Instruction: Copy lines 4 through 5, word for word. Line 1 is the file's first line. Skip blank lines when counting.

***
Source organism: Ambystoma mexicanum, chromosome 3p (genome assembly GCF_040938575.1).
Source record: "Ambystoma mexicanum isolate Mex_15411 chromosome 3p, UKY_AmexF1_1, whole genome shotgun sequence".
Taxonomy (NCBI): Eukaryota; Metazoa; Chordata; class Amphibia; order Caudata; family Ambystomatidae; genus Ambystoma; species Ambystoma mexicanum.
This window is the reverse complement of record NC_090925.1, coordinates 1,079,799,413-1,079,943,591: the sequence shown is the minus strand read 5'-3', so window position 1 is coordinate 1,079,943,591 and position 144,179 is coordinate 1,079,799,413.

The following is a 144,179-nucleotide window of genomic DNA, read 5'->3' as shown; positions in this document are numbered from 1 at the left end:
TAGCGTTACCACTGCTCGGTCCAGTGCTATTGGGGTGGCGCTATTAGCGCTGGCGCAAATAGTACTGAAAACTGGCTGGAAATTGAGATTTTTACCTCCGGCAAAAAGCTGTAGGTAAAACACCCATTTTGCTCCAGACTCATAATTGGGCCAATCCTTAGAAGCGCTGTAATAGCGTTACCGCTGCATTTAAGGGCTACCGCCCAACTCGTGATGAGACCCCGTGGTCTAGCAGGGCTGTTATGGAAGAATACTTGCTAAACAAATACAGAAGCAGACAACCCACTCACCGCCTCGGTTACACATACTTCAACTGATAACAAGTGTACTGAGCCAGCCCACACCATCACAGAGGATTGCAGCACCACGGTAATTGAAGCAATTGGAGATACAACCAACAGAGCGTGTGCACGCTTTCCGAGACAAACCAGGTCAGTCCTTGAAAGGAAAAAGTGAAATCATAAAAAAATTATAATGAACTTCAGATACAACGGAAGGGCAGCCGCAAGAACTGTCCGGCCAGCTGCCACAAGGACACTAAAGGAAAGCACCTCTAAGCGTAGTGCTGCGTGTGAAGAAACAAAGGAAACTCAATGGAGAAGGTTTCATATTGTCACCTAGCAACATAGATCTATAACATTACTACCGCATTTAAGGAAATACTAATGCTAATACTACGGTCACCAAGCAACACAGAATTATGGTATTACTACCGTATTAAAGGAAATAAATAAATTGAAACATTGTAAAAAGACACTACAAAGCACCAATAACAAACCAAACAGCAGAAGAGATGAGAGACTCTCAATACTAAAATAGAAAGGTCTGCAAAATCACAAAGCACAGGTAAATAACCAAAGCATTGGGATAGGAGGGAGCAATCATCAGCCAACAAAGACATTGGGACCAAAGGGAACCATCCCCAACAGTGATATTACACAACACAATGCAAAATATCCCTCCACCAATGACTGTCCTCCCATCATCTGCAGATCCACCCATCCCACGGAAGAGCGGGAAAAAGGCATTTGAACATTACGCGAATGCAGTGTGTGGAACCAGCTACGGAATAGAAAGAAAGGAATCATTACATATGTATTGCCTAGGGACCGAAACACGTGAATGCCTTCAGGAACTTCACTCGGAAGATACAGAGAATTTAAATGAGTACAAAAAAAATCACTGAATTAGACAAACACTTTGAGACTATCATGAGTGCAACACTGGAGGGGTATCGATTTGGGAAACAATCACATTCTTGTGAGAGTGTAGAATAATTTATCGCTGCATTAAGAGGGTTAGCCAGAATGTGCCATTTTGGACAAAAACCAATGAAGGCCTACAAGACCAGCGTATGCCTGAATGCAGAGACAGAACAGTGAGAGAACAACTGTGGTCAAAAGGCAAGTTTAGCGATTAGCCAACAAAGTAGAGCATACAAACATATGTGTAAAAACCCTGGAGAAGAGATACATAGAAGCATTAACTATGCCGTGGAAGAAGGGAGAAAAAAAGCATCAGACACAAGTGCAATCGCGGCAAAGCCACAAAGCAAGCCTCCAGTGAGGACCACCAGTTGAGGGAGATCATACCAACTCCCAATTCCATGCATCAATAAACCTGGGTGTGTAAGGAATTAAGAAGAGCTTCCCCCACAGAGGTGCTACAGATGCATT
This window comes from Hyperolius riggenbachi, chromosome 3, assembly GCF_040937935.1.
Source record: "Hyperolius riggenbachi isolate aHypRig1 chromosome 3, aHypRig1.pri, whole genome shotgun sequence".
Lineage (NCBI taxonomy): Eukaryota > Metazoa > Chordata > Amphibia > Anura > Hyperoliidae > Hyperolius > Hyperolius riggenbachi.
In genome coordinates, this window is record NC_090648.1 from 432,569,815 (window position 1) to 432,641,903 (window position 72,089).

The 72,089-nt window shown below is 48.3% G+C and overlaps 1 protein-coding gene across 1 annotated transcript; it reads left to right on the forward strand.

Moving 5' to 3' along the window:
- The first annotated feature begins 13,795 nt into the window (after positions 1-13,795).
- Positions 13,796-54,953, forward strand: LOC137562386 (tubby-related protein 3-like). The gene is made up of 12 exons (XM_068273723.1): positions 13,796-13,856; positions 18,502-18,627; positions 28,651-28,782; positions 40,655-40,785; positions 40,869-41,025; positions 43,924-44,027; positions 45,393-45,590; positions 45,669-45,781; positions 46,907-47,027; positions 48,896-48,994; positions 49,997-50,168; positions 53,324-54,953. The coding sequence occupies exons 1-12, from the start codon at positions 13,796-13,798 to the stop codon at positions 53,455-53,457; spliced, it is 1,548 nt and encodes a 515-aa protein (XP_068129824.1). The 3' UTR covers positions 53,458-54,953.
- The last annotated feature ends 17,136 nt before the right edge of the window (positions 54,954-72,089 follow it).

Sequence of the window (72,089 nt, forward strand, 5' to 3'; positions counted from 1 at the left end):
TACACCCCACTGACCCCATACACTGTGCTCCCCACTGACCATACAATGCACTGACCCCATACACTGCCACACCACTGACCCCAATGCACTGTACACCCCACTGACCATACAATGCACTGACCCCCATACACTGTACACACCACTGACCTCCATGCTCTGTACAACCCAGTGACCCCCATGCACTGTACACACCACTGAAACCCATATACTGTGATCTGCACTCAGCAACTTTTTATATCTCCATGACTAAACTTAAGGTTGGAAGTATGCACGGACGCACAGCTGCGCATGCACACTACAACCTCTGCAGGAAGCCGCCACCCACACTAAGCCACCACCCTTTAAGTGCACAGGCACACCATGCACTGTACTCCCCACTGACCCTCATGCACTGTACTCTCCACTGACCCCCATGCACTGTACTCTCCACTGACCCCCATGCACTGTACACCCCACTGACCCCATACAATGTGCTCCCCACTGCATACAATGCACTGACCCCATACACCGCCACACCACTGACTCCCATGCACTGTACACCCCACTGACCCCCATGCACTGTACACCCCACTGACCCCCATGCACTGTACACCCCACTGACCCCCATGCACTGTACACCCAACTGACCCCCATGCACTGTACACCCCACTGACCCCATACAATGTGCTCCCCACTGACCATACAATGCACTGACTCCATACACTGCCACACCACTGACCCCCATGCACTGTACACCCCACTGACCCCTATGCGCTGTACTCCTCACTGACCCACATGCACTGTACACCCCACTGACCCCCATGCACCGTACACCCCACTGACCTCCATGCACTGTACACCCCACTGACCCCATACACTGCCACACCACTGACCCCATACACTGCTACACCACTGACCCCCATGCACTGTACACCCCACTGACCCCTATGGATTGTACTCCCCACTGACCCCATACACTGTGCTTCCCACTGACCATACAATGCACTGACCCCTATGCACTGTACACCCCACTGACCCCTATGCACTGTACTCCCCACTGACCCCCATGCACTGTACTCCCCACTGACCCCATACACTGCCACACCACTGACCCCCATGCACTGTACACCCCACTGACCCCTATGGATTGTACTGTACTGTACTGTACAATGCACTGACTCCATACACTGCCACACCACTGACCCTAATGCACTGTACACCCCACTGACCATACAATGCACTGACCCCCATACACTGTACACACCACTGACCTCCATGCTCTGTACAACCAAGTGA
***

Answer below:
This window is the reverse complement of record NC_090925.1, coordinates 1,079,799,413-1,079,943,591: the sequence shown is the minus strand read 5'-3', so window position 1 is coordinate 1,079,943,591 and position 144,179 is coordinate 1,079,799,413.

The following is a 144,179-nucleotide window of genomic DNA, read 5'->3' as shown; positions in this document are numbered from 1 at the left end: